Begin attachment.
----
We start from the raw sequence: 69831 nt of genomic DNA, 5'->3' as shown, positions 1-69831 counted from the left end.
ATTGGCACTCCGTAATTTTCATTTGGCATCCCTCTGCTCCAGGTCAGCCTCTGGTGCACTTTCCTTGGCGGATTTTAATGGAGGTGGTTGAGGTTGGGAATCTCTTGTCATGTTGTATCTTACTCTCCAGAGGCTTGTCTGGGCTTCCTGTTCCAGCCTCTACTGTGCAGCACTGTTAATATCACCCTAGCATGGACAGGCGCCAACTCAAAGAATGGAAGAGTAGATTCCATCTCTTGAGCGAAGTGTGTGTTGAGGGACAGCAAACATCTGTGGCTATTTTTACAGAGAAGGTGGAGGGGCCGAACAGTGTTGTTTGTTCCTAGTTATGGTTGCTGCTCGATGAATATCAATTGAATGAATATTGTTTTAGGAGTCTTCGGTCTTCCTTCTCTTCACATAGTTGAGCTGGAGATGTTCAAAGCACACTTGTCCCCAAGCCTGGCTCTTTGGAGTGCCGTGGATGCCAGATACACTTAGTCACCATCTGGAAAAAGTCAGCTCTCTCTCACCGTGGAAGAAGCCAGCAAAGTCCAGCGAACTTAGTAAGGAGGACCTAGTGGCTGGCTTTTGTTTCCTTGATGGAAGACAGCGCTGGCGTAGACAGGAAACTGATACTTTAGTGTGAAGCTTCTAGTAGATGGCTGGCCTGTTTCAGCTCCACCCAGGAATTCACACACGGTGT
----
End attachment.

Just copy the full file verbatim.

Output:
We start from the raw sequence: 69831 nt of genomic DNA, 5'->3' as shown, positions 1-69831 counted from the left end.
ATTGGCACTCCGTAATTTTCATTTGGCATCCCTCTGCTCCAGGTCAGCCTCTGGTGCACTTTCCTTGGCGGATTTTAATGGAGGTGGTTGAGGTTGGGAATCTCTTGTCATGTTGTATCTTACTCTCCAGAGGCTTGTCTGGGCTTCCTGTTCCAGCCTCTACTGTGCAGCACTGTTAATATCACCCTAGCATGGACAGGCGCCAACTCAAAGAATGGAAGAGTAGATTCCATCTCTTGAGCGAAGTGTGTGTTGAGGGACAGCAAACATCTGTGGCTATTTTTACAGAGAAGGTGGAGGGGCCGAACAGTGTTGTTTGTTCCTAGTTATGGTTGCTGCTCGATGAATATCAATTGAATGAATATTGTTTTAGGAGTCTTCGGTCTTCCTTCTCTTCACATAGTTGAGCTGGAGATGTTCAAAGCACACTTGTCCCCAAGCCTGGCTCTTTGGAGTGCCGTGGATGCCAGATACACTTAGTCACCATCTGGAAAAAGTCAGCTCTCTCTCACCGTGGAAGAAGCCAGCAAAGTCCAGCGAACTTAGTAAGGAGGACCTAGTGGCTGGCTTTTGTTTCCTTGATGGAAGACAGCGCTGGCGTAGACAGGAAACTGATACTTTAGTGTGAAGCTTCTAGTAGATGGCTGGCCTGTTTCAGCTCCACCCAGGAATTCACACACGGTGT